Uncoincidentally, around the same period of time as the opening of Antone’s inaugural location, Texas blues music flourished in Austin. A young Stevie Ray Vaughan, who made regular appearances at Antone’s, made Austin his home after dropping out of high school and saw immediate success with the release of his band’s debut album Texas Flood in the fall of 1982. After his tragic death, Vaughan was memorialized at the foot of Lady Bird Lake where a statue of him still stands today at Auditorium Shores.

Venues for Blues & Soul

After a few moves around town, Antone’s latest iteration settled on Fifth Street in the heart of downtown. As a mentor to many great blues musicians including Gary Clark Jr. and Jimmie Vaughan, Clifford Antone’s spirit is felt heavily in the room and the venue holds onto the original motto of its first location: “Home of the Blues.” The club hosts local musicians such as the legendary and soulful Miss Lavelle White, guitar slinger and multi-instrumentalist Jackie Venson, and Antone’s Records owner and Clifford Antone mentee Eve Monsees.

Further east resides the Skylark Lounge. With a full schedule of live music each night, the Skylark regularly hosts blues and other genres. Off of the beaten-path on the East Side of Austin, it’s a local favorite hang-out spot with a full kitchen and bar. Within its intimate space, you can catch those like the Soul Man Sam (“The Original Soul Man”), award winning multi-instrumentalist and TV host of local program “Blues Monday Live” Oscar Ornelas, and urban blues harmonicist Gene “Birdlegg” Pittman of Birdlegg & the Tight Fit Blues Band.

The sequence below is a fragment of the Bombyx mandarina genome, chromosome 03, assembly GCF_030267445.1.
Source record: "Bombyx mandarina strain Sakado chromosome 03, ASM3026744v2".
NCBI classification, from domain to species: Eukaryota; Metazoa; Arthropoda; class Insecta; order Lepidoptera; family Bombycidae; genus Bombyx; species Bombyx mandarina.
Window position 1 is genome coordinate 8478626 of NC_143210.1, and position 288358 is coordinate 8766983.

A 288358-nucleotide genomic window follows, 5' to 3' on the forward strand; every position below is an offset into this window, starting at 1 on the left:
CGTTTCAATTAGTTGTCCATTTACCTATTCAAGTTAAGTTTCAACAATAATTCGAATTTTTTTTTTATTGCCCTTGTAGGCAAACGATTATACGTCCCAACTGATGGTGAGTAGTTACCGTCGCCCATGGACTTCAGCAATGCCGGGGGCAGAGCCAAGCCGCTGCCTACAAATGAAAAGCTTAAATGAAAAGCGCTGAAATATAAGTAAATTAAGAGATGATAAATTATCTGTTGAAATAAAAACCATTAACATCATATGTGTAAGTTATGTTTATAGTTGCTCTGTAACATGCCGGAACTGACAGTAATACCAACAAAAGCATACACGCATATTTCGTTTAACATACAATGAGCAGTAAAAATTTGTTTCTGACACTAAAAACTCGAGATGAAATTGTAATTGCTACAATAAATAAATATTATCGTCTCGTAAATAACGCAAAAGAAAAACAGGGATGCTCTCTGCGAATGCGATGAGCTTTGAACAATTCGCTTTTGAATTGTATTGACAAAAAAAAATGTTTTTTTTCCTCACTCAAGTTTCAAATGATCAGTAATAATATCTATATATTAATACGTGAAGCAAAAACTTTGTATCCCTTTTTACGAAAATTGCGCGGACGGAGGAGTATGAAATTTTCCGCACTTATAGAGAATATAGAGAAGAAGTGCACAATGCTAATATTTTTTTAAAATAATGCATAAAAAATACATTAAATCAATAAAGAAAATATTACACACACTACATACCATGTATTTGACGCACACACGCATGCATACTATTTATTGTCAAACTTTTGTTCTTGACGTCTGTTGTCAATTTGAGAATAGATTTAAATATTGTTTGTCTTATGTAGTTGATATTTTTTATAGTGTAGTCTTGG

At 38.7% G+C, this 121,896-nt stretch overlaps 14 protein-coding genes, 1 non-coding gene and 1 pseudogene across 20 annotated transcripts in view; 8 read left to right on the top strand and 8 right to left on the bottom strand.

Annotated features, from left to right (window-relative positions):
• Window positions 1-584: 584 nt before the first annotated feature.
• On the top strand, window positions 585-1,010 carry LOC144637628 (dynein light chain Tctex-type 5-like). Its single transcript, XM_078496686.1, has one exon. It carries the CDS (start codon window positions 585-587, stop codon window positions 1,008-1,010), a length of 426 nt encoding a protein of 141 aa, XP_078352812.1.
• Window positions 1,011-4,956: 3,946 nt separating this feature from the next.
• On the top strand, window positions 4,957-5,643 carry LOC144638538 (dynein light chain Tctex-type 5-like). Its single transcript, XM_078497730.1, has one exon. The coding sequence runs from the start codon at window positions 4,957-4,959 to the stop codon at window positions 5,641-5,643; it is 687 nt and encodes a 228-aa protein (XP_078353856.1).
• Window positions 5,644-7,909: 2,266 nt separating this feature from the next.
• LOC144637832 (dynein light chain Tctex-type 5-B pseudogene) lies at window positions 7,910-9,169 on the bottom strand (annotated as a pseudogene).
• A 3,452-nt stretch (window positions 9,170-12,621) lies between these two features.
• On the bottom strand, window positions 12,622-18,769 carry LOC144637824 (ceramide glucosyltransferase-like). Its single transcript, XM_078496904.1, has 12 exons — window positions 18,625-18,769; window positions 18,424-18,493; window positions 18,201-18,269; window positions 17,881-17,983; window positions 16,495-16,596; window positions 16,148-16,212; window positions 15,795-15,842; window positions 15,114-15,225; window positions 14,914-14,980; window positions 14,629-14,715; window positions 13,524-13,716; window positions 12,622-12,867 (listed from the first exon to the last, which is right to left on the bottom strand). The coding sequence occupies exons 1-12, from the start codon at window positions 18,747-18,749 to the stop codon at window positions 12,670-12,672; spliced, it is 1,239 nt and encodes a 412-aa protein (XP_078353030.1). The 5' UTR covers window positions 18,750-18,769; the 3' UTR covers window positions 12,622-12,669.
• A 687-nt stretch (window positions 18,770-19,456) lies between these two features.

Lastly, one of the oldest continuously running venues in Austin, the Continental Club, opened in 1955 as a supper club but went through the evolution of becoming Austin’s first burlesque club and later a blue collar bar on South Congress. Having hosted local legends such as Stevie Ray Vaughan, Joe Ely, Paul Ray & the Cobras, the Fabulous Thunderbirds, Robert Plant, and Bill Carter and the Blame, the venue’s resume of talent is as impressive as its legacy. Continuing that legacy are modern-day local acts such as the Peterson Brothers, Guy Forsyth, and Jon Dee Graham. The attached listening room called the Continental Gallery is an intimate space that often hosts live jazz, soul, and R&B in a unique speakeasy fashion.

More Essential Musicians

Along with the bands previously mentioned, add blues singer Sue Foley (yet another Clifford Antone-discovered artist), Austin City Limits Hall of Famer Marcia Ball, Austin's " Queen of Soul" Tameca Jones, musician Carolyn Wonderland who is widely admired even by those such as Bob Dylan, and blues/soul musician of worldwide acclaim Ruthie Foster to your list of Austin’s endless list of blues musicians to discover. 

For more information on the Austin blues scene, visitors may visit the Texas Music Museum or contact the Austin Blues Society, a non-profit that exists to fulfill its mission to “represent the past, present and future of blues music through the education, commemoration and preservation of the rich musical history which is so prominent here in Austin and throughout Texas.”

Contributed by Nathalie Phan.

One of the things that makes Austin unique is that there’s a scene for every style of music, so there’s always an opportunity to connect directly with the fans and other artists.

The Peterson Brothers